PSMA-617 has been the main theragnostic agent which has been under review in TAT in mCRPC, however PSMA-I&T has been investigated in 177Lu-PSMA RLT and did not show any inferiority in the literature when compared to 177Lu-PSMA-617 (37). The first clinical data using 225Ac-PSMA-I&T showed highly comparable biochemical responses after 225Ac-PSMA-617 TAT (19,37).

Zacherl et al. were the first to study a clinical cohort with PSMA-I&T in TAT (29). Fourteen patients who were either not eligible for or had failed conventional therapy were included in the study with 79% of these patients having received prior 177Lu-PSMA RLT, 18F-PSMA-1007 PET/CT was used to assess suitability for therapy (29). This group demonstrated a PSA decline ≥50% of 45% and any PSA decline of 73% in the subgroup of patients who had received prior 177Lu-PSMA RLT which is comparable with other groups which have investigated 225Ac-PSMA therapy in patients who have failed 177Lu-PSMA RLT (29). In this retrospective analysis of using 225Ac-PSMA-I&T fourteen patients were studied: Eleven had prior second-line antiandrogen treatment with abiraterone or enzalutamide, prior chemotherapy, and prior 177Lu-PSMA therapy (29). Patients were treated with two monthly intervals until they progressed or got intolerable side effects. Thirty-four cycles of 225Ac-PSMA-I&T were applied (median dose, 7.8 MBq; range, 6.0–8.5 MBq), with one cycle in two patients, two cycles in seven patients, four cycles in three patients, and five cycles in one patient. No acute toxicity was observed during hospitalization. Baseline PSA was 112 µg/L (range, 20.5–818 µg/L). The best PSA response after TAT (a PSA decline ≥50%) was observed in seven patients, and a PSA decline of any amount was observed in 11 patients (37). Three patients had no PSA decline at any time. A subgroup analysis of eleven patients with prior 177Lu-PSMA treatment showed any PSA decline in eight patients and a decline of at least 50% in five patients. After TAT, grade 3 anemia was observed in three of the 14 patients, with two of them presenting with grade 2 anemia already at baseline. Grade 3 leukopenia was observed in one patient. Eight patients with preexisting xerostomia after 177Lu-PSMA showed no worsening after TAT. Newly diagnosed grade 1 or 2 xerostomia after TAT was observed in five patients. One patient reported no xerostomia at all (37).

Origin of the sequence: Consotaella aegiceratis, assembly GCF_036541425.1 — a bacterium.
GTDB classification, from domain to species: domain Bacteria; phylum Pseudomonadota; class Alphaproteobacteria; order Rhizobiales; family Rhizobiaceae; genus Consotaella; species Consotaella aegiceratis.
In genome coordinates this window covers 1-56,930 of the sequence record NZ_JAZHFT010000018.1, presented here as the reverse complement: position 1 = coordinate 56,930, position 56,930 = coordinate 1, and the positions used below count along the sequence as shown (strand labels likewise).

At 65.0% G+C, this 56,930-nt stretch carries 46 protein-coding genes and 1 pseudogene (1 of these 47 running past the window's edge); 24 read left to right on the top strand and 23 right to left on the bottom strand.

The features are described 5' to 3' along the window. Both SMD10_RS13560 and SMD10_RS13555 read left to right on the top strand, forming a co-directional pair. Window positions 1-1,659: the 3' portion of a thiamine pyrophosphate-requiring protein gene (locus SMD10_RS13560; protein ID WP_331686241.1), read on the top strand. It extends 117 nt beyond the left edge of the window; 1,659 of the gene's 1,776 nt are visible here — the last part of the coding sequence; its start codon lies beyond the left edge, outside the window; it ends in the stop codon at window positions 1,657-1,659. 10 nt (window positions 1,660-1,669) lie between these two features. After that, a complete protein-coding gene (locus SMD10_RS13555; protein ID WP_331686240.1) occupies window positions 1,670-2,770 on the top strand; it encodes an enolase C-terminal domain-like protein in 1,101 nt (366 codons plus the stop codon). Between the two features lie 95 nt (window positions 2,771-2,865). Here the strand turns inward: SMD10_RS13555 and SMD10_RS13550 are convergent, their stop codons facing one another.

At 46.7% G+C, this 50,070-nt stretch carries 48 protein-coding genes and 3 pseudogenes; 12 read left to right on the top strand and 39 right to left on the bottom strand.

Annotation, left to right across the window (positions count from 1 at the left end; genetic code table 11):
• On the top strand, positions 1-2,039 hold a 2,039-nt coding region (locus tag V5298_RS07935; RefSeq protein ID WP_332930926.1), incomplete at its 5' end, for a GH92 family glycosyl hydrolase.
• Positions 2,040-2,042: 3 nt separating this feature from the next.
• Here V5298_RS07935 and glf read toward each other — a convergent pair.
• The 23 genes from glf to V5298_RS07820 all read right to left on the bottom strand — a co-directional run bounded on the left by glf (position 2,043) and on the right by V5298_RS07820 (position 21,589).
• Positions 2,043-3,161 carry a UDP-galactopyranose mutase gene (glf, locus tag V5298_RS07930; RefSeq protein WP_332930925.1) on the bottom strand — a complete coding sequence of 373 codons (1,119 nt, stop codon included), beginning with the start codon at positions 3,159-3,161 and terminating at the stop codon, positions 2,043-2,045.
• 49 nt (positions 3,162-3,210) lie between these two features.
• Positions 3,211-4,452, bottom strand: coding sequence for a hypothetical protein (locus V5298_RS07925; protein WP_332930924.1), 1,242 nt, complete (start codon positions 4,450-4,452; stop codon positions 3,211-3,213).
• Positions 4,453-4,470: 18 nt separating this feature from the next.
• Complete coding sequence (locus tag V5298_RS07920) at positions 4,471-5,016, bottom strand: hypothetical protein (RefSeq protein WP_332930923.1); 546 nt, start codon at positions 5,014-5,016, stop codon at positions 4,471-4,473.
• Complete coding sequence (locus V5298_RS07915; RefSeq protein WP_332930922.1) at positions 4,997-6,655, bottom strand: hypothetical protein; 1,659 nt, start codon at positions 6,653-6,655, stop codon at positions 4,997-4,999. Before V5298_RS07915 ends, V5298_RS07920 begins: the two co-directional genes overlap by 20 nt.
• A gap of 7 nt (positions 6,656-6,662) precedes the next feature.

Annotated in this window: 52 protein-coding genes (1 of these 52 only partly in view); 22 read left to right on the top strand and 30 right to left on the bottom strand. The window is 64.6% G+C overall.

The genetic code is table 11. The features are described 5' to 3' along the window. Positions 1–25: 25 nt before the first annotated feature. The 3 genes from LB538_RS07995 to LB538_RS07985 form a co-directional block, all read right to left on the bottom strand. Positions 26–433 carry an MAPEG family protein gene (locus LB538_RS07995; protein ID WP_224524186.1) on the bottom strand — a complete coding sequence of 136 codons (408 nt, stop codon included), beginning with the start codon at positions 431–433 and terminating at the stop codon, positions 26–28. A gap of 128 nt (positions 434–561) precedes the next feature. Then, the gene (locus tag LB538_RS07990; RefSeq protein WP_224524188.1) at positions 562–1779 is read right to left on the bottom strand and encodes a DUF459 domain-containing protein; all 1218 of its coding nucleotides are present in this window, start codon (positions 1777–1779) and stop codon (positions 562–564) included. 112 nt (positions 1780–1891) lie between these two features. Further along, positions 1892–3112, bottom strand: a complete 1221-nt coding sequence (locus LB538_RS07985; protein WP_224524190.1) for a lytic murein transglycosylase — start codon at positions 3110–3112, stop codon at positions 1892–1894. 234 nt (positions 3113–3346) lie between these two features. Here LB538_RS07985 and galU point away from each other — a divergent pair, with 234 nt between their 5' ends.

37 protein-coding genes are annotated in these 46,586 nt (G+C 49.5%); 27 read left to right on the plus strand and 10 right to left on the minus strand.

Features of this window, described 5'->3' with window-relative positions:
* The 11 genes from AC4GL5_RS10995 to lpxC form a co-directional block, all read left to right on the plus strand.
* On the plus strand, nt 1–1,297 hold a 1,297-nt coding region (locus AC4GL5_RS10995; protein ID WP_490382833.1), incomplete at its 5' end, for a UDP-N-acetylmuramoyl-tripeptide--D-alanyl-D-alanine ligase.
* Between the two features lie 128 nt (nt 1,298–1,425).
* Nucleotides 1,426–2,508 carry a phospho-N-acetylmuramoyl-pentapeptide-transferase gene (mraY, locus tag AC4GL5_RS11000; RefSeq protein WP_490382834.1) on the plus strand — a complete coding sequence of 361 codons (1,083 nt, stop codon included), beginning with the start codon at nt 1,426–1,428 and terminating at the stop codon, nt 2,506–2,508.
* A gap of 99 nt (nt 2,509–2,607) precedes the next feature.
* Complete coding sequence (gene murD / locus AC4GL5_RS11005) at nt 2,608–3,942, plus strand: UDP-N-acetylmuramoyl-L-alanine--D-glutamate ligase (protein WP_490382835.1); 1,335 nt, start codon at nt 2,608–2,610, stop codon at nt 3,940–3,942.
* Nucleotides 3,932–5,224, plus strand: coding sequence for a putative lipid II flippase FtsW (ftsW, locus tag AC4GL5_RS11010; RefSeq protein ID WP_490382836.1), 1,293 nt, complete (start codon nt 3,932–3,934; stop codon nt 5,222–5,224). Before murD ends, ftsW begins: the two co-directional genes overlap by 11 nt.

The imaging data of one of our own patients is shown in Figure 3. This prostatectomized, 67-year-old patient had been treated with ADT before receiving three cycles of 225Ac-PSMA (38). The widespread skeletal disease has fully disappeared visually. No hematologic toxicity was observed during the follow-up period.

Figure 3 A 67-year-old prostate cancer (GS 4+5) patient with a widespread skeletal disease. Complete visual response was observed after 3 cycles of 225Ac-PSMA and no bone marrow toxicity. Adapted from (38). Note: (38) © by the Society of Nuclear Medicine and Molecular Imaging, Inc. (Reston, VA, USA). PSMA, prostate-specific membrane antigen; LET, linear energy transfer; GS, Gleason score.


Radiochemical decay

Radiochemistry during 225Ac-decay may play a pivotal role in PRLT compound design. As shown in the decay scheme (Figure 2), there will be multiple intermediate radionuclides during the process. The daughter radionuclides 221Fr, 217At, 213Bi, 213Po, 209Tl, 209Pb and 209Bi differ from each other remarkably: for example, francium is an alkali metal with an oxidation state +1, astatine is a halogen with a most common oxidation state-1, bismuth is a post-transition metal with a most common oxidation state +3 and lead is a heavy metal with two common oxidation states +2 and +4. Due to their different chemical properties and the high recoil energy associated with alpha particle emission, it is expected that the daughter nuclides will not be retained within the DOTA or DOTAGA chelate. Therefore, in order to minimize toxicity to other organs from errant daughter nuclides, a high degree of internalization is pivotal for successful design of radiopharmaceuticals labelled with 225Ac.